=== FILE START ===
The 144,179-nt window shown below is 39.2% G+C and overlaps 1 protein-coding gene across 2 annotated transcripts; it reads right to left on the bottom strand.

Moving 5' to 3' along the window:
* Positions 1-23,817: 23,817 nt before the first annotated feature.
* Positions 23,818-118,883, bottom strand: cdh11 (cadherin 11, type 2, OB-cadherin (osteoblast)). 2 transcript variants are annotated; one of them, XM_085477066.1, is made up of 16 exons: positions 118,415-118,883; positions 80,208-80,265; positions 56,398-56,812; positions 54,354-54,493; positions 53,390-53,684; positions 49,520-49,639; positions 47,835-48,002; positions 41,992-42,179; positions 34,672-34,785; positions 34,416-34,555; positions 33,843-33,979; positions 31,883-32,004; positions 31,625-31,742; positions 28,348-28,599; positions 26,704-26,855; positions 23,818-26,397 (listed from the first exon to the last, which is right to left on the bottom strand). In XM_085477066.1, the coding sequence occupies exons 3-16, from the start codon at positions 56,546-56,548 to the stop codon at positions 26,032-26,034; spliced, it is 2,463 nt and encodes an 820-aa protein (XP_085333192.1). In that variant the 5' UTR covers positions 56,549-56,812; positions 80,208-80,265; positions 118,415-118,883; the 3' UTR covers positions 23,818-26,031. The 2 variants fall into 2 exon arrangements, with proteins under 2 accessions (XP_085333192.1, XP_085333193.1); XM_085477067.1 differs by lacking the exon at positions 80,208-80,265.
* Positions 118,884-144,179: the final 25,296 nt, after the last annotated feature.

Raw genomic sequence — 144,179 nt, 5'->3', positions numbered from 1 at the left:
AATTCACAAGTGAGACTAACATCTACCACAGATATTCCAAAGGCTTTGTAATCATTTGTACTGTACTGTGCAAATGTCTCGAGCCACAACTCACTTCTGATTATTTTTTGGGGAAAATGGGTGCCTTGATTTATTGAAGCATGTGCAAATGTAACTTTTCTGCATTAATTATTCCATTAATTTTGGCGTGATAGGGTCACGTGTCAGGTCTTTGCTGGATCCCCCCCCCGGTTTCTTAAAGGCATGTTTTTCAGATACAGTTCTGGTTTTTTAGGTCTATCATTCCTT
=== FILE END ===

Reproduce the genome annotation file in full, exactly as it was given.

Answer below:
The 144,179-nt window shown below is 39.2% G+C and overlaps 1 protein-coding gene across 2 annotated transcripts; it reads right to left on the bottom strand.

Moving 5' to 3' along the window:
* Positions 1-23,817: 23,817 nt before the first annotated feature.
* Positions 23,818-118,883, bottom strand: cdh11 (cadherin 11, type 2, OB-cadherin (osteoblast)). 2 transcript variants are annotated; one of them, XM_085477066.1, is made up of 16 exons: positions 118,415-118,883; positions 80,208-80,265; positions 56,398-56,812; positions 54,354-54,493; positions 53,390-53,684; positions 49,520-49,639; positions 47,835-48,002; positions 41,992-42,179; positions 34,672-34,785; positions 34,416-34,555; positions 33,843-33,979; positions 31,883-32,004; positions 31,625-31,742; positions 28,348-28,599; positions 26,704-26,855; positions 23,818-26,397 (listed from the first exon to the last, which is right to left on the bottom strand). In XM_085477066.1, the coding sequence occupies exons 3-16, from the start codon at positions 56,546-56,548 to the stop codon at positions 26,032-26,034; spliced, it is 2,463 nt and encodes an 820-aa protein (XP_085333192.1). In that variant the 5' UTR covers positions 56,549-56,812; positions 80,208-80,265; positions 118,415-118,883; the 3' UTR covers positions 23,818-26,031. The 2 variants fall into 2 exon arrangements, with proteins under 2 accessions (XP_085333192.1, XP_085333193.1); XM_085477067.1 differs by lacking the exon at positions 80,208-80,265.
* Positions 118,884-144,179: the final 25,296 nt, after the last annotated feature.

Raw genomic sequence — 144,179 nt, 5'->3', positions numbered from 1 at the left:
AATTCACAAGTGAGACTAACATCTACCACAGATATTCCAAAGGCTTTGTAATCATTTGTACTGTACTGTGCAAATGTCTCGAGCCACAACTCACTTCTGATTATTTTTTGGGGAAAATGGGTGCCTTGATTTATTGAAGCATGTGCAAATGTAACTTTTCTGCATTAATTATTCCATTAATTTTGGCGTGATAGGGTCACGTGTCAGGTCTTTGCTGGATCCCCCCCCCGGTTTCTTAAAGGCATGTTTTTCAGATACAGTTCTGGTTTTTTAGGTCTATCATTCCTT